They found although one-to-many company communication (i.e. advertising and press releases) still has a role in the modern online context, one-to-one communication (i.e. direct customer responses via social media) can be very effective. By contrast, customer communication has trended in the opposite way, with social media also enabling one-to-many communication. The evolving echoverse requires managers to rethink brand communication strategies, with online communications becoming increasingly central.
In an article for the University of Maryland’s website, Professor Rust says managers are used to a one-to-many model of communication. “But more and more, they have to move to a one-to-one approach to be effective. On the other hand, consumer word of mouth used to spread one-to-one. More and more consumers are [now] one-to-many in their brand communications.”
Echoverse actors can grab the megaphone and attract attention, influencing individual echoverse components. This results in a reverberating system. “You can’t just be in your silo,” Professor Rust says. “You have to manage all of your brand communications as a big system.”
Their analysis suggests company tweets can calm a spiral of negative news. “Having an active Twitter strategy to counter firestorms that develop online or in the news media seems an effective approach to essentially deprive the fire of oxygen,” the researchers say. A personalised Twitter strategy, focused on responding to individual customers, may be more effective than a broadcast Twitter strategy that essentially uses social media as a promotional medium.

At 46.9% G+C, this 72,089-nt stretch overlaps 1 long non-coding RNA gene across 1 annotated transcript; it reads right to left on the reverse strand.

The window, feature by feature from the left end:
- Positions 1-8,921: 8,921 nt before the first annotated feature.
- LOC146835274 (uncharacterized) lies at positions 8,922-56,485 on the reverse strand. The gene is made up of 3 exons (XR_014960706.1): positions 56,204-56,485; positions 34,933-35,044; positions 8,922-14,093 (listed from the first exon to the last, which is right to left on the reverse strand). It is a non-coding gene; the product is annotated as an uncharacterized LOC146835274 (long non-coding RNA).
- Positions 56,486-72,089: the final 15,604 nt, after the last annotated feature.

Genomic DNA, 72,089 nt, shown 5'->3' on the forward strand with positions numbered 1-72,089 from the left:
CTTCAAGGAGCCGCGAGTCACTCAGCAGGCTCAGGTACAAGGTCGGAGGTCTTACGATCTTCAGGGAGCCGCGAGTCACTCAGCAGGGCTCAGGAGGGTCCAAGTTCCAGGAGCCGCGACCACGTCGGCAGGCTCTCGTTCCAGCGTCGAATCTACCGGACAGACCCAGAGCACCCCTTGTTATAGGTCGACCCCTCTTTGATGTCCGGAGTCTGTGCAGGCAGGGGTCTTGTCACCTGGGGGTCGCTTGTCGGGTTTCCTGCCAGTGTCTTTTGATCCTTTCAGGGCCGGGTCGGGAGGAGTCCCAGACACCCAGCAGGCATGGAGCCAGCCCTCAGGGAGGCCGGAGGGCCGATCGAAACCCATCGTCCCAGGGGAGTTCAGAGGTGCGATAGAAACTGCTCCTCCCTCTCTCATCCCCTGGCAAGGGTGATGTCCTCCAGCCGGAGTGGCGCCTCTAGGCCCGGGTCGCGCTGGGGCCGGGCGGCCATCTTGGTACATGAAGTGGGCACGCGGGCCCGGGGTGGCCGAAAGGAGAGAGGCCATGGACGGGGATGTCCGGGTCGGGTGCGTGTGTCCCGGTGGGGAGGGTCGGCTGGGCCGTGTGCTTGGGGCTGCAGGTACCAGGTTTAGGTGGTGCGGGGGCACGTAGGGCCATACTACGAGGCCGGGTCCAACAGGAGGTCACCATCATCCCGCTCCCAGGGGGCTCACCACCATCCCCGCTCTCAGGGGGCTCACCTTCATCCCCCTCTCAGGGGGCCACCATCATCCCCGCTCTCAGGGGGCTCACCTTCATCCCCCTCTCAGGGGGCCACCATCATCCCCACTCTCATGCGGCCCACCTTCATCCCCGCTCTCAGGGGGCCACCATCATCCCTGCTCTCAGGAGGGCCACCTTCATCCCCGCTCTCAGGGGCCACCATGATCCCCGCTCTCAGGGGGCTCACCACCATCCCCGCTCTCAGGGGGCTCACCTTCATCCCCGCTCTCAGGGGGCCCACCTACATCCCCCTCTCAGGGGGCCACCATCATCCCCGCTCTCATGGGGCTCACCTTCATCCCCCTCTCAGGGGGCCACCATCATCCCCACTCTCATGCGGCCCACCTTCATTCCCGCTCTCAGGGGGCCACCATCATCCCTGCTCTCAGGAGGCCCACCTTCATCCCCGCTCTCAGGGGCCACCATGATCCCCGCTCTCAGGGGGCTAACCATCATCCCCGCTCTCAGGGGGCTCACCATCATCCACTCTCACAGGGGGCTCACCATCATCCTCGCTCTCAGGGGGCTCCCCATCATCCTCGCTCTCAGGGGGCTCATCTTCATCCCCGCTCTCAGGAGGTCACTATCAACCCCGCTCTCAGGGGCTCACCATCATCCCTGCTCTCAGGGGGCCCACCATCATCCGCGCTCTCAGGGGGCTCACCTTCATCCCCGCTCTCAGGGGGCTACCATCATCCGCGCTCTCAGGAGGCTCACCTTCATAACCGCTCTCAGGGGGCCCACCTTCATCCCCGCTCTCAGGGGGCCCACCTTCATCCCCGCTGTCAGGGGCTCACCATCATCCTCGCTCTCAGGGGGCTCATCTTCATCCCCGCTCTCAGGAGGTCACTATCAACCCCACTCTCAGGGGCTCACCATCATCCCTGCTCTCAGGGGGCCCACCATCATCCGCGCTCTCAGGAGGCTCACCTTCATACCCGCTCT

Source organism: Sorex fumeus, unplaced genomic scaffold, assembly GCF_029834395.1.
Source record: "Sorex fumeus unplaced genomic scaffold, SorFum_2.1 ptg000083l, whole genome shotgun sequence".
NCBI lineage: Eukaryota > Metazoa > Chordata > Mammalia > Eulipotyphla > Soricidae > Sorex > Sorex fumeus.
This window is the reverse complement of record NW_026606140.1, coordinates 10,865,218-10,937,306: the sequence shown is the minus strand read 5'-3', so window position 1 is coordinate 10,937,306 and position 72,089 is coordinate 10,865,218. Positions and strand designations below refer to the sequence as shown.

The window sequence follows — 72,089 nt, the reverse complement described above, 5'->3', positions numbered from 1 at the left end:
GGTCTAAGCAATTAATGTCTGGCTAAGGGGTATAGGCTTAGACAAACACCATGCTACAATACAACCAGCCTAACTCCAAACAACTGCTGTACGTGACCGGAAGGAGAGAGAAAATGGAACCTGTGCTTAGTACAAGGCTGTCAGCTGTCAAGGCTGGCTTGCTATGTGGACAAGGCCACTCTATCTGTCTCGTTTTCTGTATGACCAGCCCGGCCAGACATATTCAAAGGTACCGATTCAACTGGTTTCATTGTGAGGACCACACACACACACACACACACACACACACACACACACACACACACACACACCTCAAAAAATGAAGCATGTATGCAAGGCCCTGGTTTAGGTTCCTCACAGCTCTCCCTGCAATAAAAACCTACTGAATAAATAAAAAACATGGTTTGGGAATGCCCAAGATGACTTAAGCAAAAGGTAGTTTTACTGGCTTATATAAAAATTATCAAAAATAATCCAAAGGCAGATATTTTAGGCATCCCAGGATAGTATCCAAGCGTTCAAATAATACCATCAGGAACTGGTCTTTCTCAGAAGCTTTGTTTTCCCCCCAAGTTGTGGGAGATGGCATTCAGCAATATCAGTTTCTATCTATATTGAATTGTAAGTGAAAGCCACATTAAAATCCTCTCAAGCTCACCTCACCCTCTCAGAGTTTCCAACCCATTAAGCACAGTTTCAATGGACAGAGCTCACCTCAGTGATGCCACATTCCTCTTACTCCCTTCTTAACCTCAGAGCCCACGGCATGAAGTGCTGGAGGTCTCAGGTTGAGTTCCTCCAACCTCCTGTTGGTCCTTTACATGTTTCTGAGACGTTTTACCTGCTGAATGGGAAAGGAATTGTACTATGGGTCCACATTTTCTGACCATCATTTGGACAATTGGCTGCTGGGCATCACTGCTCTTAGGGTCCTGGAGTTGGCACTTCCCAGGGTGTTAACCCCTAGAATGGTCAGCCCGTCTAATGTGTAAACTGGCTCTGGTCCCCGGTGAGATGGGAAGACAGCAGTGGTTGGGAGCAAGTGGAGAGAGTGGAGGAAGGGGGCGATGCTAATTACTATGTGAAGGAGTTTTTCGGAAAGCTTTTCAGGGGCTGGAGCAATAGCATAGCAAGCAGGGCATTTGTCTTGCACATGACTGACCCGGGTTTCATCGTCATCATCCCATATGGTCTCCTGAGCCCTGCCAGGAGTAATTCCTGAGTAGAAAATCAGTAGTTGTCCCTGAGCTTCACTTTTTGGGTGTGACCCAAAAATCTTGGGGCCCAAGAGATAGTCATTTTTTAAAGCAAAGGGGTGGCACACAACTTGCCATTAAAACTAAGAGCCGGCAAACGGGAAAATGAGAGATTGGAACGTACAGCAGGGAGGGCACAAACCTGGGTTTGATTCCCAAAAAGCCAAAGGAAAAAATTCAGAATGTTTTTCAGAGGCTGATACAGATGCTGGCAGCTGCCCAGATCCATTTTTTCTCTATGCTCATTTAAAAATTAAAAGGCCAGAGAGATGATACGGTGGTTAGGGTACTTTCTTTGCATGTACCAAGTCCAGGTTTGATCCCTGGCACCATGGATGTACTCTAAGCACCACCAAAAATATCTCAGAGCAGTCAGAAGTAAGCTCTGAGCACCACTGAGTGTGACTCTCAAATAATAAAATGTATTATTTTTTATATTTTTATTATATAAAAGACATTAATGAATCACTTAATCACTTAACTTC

The study also found press releases can be surprisingly effective—positive press releases can lift the tone of online word of mouth. Also, it found that traditional advertising bypasses the echoverse, instead influencing consumers’ long-term perceptions and preferences.
Professor van Heerde has also examined product recalls and what brands should do in response to such a situation. With Associate Professor Kathleen Cleeren (University of Leuven, Belgium) and Professor Marnik Dekimpe (Leuven and Tilburg University, the Netherlands), he looked at the effectiveness of marketing activities after a product recall in the light of negative publicity and blame. The research looked at 60 case studies in 40 categories from the Netherlands and the United Kingdom, and the findings were published in a 2013 Journal of Marketing article.
Professor van Heerde develops or applies new econometric models based on large empirical data sets to address managerially relevant issues. These models measure the effects of marketing activities on performance. He finds the ability to work on exciting new research with excellent scholars from around the world particularly satisfying.
“This gives me the opportunity to learn new things, which I can then use in teaching, and to travel to meet scholars and work together. I also like participating in review boards or panels to help emerging scholars in the development of their own research.”
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Last updated on Friday 28 October 2016
"What complicated things is that most of these aspects are textual rather than numerical, so we needed a way to convert text into numbers, capturing the volume of communication but also the content."